Three underground lakes have been found near the south pole of Mars.
Scientists also confirmed the existence of a fourth lake, the presence of which was hinted at in 2018.
Liquid water is vital to biology, so the discovery will be of interest to researchers studying the potential for life in other parts of the Solar System.
But the lakes are also believed to be extremely salty, which could make it difficult for any microbial life in them to survive.
The thin atmosphere of Mars means that the presence of liquid water on the surface is almost impossible. But the water could remain liquid underground.
The latest discovery was made using data from a radar instrument on the European Space Agency’s (ESA) Mars Express probe, which has been orbiting the Red Planet since December 2003.
In 2018, researchers used Marsis radar data to report signs of a 20km-wide underground lake located 1.5km below the stratified deposits of the south pole of Mars, a thick polar ice cap made up of layers of ice and dust. .
However, that discovery was based on 29 observations collected by Marsis between 2012 and 2015. Now, a team that includes many of the same scientists as the 2018 study has analyzed a much larger dataset of 134 radar profiles collected between 2010. and 2019.
“Not only have we confirmed the position, extent and strength of the reflector from our 2018 study, but we have found three new bright areas,” said co-author Elena Pettinelli of Roma Tre University in Italy.
“The main lake is surrounded by smaller bodies of liquid water, but due to the technical characteristics of the radar and its distance from the Martian surface, we cannot definitively determine if they are interconnected.”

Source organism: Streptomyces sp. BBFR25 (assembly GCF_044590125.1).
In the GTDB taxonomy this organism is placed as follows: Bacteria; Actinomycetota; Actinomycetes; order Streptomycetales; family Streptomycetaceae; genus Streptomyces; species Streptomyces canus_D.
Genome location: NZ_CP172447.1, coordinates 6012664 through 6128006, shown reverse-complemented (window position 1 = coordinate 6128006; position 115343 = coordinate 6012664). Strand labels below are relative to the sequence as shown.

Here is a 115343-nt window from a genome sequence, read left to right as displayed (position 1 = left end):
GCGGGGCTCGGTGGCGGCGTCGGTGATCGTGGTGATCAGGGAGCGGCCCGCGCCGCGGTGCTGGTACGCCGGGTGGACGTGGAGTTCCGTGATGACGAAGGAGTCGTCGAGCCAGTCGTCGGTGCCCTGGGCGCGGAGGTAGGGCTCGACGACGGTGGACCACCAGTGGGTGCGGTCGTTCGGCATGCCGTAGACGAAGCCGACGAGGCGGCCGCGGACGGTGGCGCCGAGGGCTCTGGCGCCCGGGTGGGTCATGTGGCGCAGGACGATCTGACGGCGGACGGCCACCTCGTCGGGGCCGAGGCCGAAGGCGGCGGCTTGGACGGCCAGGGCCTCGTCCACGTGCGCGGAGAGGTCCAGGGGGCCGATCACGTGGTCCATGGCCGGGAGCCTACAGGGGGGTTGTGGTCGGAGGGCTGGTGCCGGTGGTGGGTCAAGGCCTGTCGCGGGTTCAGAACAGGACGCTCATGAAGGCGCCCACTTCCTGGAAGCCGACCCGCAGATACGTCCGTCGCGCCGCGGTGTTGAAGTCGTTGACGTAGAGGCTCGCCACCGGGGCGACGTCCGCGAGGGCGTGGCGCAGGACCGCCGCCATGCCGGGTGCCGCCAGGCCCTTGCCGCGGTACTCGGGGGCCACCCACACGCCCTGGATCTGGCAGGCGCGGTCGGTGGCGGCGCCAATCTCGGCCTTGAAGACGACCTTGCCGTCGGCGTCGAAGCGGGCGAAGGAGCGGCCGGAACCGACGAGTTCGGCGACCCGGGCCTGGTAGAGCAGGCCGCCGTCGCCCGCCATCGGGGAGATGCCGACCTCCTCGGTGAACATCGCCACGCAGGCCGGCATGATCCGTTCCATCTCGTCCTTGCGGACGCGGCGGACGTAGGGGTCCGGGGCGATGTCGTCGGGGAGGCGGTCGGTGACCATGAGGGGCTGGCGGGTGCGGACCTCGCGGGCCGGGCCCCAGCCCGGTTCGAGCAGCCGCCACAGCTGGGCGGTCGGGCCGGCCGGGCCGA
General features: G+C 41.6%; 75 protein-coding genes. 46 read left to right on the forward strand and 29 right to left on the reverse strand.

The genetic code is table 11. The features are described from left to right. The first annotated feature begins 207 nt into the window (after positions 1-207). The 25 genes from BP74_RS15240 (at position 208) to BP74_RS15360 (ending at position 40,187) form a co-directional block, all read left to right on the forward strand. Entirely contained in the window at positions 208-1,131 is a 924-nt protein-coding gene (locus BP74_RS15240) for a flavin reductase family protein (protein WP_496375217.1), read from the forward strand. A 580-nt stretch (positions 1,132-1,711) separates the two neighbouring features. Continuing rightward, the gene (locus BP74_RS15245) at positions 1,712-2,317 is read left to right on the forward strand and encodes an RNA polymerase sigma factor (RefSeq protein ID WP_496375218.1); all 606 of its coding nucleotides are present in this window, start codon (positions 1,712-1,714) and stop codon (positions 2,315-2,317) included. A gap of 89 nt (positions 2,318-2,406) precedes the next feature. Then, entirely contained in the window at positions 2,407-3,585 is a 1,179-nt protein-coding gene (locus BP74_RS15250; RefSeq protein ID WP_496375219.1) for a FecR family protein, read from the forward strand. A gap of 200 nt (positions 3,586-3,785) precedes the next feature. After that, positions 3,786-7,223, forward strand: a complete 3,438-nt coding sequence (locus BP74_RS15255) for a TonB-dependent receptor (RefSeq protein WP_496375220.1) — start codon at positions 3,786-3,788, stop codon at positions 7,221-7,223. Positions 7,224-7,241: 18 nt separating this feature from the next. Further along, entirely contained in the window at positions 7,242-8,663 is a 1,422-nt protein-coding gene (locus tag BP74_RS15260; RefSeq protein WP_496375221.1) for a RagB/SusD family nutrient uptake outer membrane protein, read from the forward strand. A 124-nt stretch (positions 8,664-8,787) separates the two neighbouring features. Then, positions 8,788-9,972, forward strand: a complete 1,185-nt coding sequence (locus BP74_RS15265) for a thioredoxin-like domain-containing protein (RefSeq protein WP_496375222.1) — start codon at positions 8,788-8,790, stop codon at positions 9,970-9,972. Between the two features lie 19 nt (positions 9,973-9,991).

The team borrowed a technique commonly used in radar sounder surveys of subglacial lakes in Antarctica, Canada and Greenland, adapting the method for analyzing data from Mars.
“The interpretation that best reconciles all the available evidence is that the high-intensity reflections (from Mars) come from vast pools of liquid water,” said co-author Sebastian Lauro, also from Roma Tre University.
There isn’t enough heat at these depths to melt the ice, so scientists believe liquid water must contain high concentrations of dissolved salts. These chemical salts (other than the ones we sprinkle on our chips) can significantly lower the freezing point of water.
Indeed, recent experiments have shown that water with dissolved salts of magnesium and calcium perchlorate (a chemical compound containing chlorine bound to four oxygens) can remain liquid at temperatures of -123 ° C.
“These experiments have shown that brines can persist for geologically significant periods of time even at temperatures typical of the Martian polar regions (significantly below the freezing temperature of pure water),” said co-author Graziella Caprarelli, of the University of Southern Queensland, Australia.
“Therefore we think that any process of formation and persistence of sub-ice water under the polar ice caps requires the liquid to have a high salinity.”
Whether life could survive in such conditions depends on how salty these Martian pools are. On Earth, only very specific types of microbes, known as halophiles, can survive in the saltiest bodies of water.
Roberto Orosei, chief scientist of the Marsis experiment, said: “While the existence of a single subglacial lake could be attributed to exceptional conditions such as the presence of a volcano under the ice sheet, the discovery of an entire system of lakes implies that their formation process is relatively simple and common and these lakes have probably existed for much of Mars’ history.
“Because of this, they could still retain traces of any life form that might have evolved when Mars had a dense atmosphere, a milder climate, and the presence of liquid water on the surface, similar to the early Earth.”